There’s nothing noble about stuffing your shelves.
“Book macho” is a term I coined in college to describe people who fetishize books, stockpiling their shelves with every volume that has ever meant anything to them. Almost everyone I know is afflicted with book macho.
As someone who has moved frequently, I have an ambivalent relationship with books. I love reading them but hate that they are so cumbersome. I’ve carted heavy boxes of books into New England student housing, New York walk-ups, and New Mexico adobes, and across continents and oceans, unpacking and packing them without ever opening them from one move to the next.
The last time I moved was 14 years ago. Since then, our book collection has grown, greatly added to by review copies, books written by friends and colleagues, gifts, and must-reads picked up from independent and secondhand bookstores. One day in my middle age, I realized that I’d become a book hoarder.
While I enjoy browsing the prodigious shelves of my book-macho friends, I never wanted to be one of those people. When I was a teenager, I was hired to sift through the collection of a recently deceased bibliophile in a large basement crammed with library-like stacks containing a dizzying array of volumes, all uninteresting to the owner’s relatives. The woman who hired me fretted about getting rid of the books in time to sell the house. She was torn between honoring her father’s lifelong pursuit of building his collection and moving on with her own life.
My parents, who passed on their love of literature to me, also have a sizable collection of books. Having once been tasked with getting rid of their own parents’ possessions, they are being very conscientious about eliminating material possessions in anticipation of their earthly departure, yet they continue adding to their library.
The sad truth about books is that not many age gracefully. From the New York Times list of fiction bestsellers from the year of my birth, 1967, I only recognized The Confessions of Nat Turner by William Styron and The Chosen by Chaim Potok. Elia Kazan’s The Arrangement, which was on the list for 23 weeks, has been out of print since the 1980s. And does anyone remember Robert Crichton’s The Secret of Santa Vittoria, which dominated for 12 weeks, or The Eighth Day by Thornton Wilder?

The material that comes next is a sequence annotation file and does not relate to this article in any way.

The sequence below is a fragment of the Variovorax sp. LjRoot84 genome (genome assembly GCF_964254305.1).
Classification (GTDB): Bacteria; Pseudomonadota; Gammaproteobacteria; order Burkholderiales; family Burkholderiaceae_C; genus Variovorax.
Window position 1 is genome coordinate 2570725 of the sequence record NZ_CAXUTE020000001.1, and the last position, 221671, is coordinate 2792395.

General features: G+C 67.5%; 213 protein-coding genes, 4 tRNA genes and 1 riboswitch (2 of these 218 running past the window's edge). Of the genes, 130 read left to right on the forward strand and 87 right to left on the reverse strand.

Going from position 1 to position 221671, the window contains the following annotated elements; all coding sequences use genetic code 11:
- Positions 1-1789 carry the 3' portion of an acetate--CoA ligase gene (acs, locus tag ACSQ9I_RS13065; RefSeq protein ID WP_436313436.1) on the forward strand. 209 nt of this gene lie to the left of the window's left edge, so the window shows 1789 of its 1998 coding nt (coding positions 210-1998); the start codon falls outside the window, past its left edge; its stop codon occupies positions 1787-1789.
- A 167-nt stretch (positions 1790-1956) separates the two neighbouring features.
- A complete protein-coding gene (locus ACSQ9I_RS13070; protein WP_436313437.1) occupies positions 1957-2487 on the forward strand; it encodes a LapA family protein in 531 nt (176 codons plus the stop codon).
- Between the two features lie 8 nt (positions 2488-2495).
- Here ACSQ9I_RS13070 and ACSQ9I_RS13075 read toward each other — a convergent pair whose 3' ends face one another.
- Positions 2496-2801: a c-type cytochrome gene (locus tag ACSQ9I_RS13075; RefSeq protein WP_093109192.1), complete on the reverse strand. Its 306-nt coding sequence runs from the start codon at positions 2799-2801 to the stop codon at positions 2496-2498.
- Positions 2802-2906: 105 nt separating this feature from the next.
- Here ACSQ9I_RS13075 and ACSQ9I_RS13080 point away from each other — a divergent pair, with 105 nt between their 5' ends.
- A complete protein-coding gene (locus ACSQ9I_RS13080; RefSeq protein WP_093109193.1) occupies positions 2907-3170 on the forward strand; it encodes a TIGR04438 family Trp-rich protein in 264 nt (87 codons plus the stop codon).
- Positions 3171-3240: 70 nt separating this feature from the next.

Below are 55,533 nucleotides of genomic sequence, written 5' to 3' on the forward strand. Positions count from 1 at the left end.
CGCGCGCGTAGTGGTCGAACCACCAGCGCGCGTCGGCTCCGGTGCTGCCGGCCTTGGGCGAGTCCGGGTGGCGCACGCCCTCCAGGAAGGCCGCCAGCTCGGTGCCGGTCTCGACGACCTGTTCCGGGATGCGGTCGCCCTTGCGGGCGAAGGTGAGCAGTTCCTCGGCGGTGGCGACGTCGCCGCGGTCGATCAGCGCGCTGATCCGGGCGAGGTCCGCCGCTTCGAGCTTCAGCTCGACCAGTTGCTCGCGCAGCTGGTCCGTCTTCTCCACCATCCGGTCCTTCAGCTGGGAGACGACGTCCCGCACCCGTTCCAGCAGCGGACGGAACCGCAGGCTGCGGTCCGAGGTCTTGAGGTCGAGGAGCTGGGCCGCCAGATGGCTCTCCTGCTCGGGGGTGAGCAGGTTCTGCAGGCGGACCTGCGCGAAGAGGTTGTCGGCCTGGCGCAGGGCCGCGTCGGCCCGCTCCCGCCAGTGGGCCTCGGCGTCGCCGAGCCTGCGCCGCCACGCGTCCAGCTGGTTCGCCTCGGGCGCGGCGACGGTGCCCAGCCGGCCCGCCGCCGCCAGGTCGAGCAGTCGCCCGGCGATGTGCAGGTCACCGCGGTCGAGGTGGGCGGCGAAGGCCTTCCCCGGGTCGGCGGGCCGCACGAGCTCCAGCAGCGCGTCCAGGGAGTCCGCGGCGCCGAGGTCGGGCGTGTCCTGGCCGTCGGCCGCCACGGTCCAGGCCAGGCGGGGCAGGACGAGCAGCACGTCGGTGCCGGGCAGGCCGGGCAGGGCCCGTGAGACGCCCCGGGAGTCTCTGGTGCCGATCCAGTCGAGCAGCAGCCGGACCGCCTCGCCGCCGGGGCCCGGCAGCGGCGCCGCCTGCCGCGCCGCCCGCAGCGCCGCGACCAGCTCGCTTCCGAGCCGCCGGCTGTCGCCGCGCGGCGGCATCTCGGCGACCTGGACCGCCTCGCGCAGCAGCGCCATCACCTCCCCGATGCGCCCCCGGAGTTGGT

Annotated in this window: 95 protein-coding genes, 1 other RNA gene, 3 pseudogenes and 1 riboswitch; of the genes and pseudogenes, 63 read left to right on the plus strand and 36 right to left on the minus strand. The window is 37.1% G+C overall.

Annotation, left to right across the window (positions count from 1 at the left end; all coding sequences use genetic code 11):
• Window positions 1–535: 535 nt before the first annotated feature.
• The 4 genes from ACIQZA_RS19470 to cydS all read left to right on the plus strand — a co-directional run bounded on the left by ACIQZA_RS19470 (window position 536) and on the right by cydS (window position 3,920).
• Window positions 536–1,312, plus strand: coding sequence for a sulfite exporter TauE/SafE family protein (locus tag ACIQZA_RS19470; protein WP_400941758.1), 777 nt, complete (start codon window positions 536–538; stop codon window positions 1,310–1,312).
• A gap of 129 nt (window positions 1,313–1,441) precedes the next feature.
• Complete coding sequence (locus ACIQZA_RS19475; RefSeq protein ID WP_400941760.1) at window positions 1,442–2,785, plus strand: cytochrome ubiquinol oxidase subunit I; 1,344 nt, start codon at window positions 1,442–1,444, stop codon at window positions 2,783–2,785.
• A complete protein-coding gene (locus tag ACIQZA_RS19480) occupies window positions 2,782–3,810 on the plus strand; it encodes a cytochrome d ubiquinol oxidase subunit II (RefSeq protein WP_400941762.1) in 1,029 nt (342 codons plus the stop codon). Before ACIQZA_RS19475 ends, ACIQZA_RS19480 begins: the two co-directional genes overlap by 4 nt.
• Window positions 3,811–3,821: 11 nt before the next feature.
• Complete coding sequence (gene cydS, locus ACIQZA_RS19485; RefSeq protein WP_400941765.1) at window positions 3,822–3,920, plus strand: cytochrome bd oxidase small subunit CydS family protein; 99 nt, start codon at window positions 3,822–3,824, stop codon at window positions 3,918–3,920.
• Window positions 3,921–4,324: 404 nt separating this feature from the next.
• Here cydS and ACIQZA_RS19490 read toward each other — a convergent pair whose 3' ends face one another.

Thinking of my own children, I began to skeptically eye my shelves. Did I really need to hold onto those classics, like Joseph Conrad’s Heart of Darkness and Thomas Hardy’s The Mayor of Casterbridge, that first expanded my mind? If I want to reread them, they’re easily accessible through the public library (or, for those out of copyright, online). And how many of my contemporary titles will be appealing to readers in 20 years? Maybe I should pass them on before it’s too late and they become so dated that no one wants to read them anymore.
But what to do with all the books?
I looked into ordering a Little Free Library, but there was nothing free about the hundreds of dollars charged for a structure, post, and signage. So, my thoughtful husband asked my handy brother, Dan, to make and install a DIY give-away library for my birthday. He built a one-of-a-kind structure out of recycled materials, including a boat’s slatted wooden cabinet door.
I worried that people would be discouraged because the door isn’t see-through. In order to browse, you have to figure out how to open the door by sticking your finger in a small hole and finding the latch. My concern was unnecessary; neighborhood bookworms have made good use of my library.
While some people stock their little free libraries with the latest hardcovers and pristine paperbacks, I throw in whatever catches my eye on our shelves, including tattered, broken-spined volumes; books with writing in the margins; and out-of-print books from yesteryear. It’s the rare book that never gets taken, though sometimes many months will pass before the right reader comes along for it. In four years of maintaining the library, there have only been about a dozen books that never got chosen, and those I eventually transferred to more distant libraries in the hopes they’d someday find readers.
Books are also deposited in my library, making it a true community exchange. Occasionally, I find an intriguing one that I wouldn’t seek out on my own, including my next read, Gabrielle Zevin’s Tomorrow, and Tomorrow, and Tomorrow.
I am also discreetly culling my parents’ shelves, picking out tomes I know they won’t miss and probably don’t even realize they own, including many out-of-print paperbacks. Most recently, I stocked my give-away library with Lillian Hellman’s Pentimento and Paul Gallico’s The Snow Goose, prize winners both but largely forgotten today.
There’s an old saying, “If you love something, set it free.” Books deserve to be set free instead of being kept as sentimental mementos or to prove book macho. The really good ones reside in you always, even if they’re no longer on your shelf.
Alice Stephens is the author of the novel Famous Adopted People, as well as a book reviewer, essayist, short story writer, and a columnist for the Independent.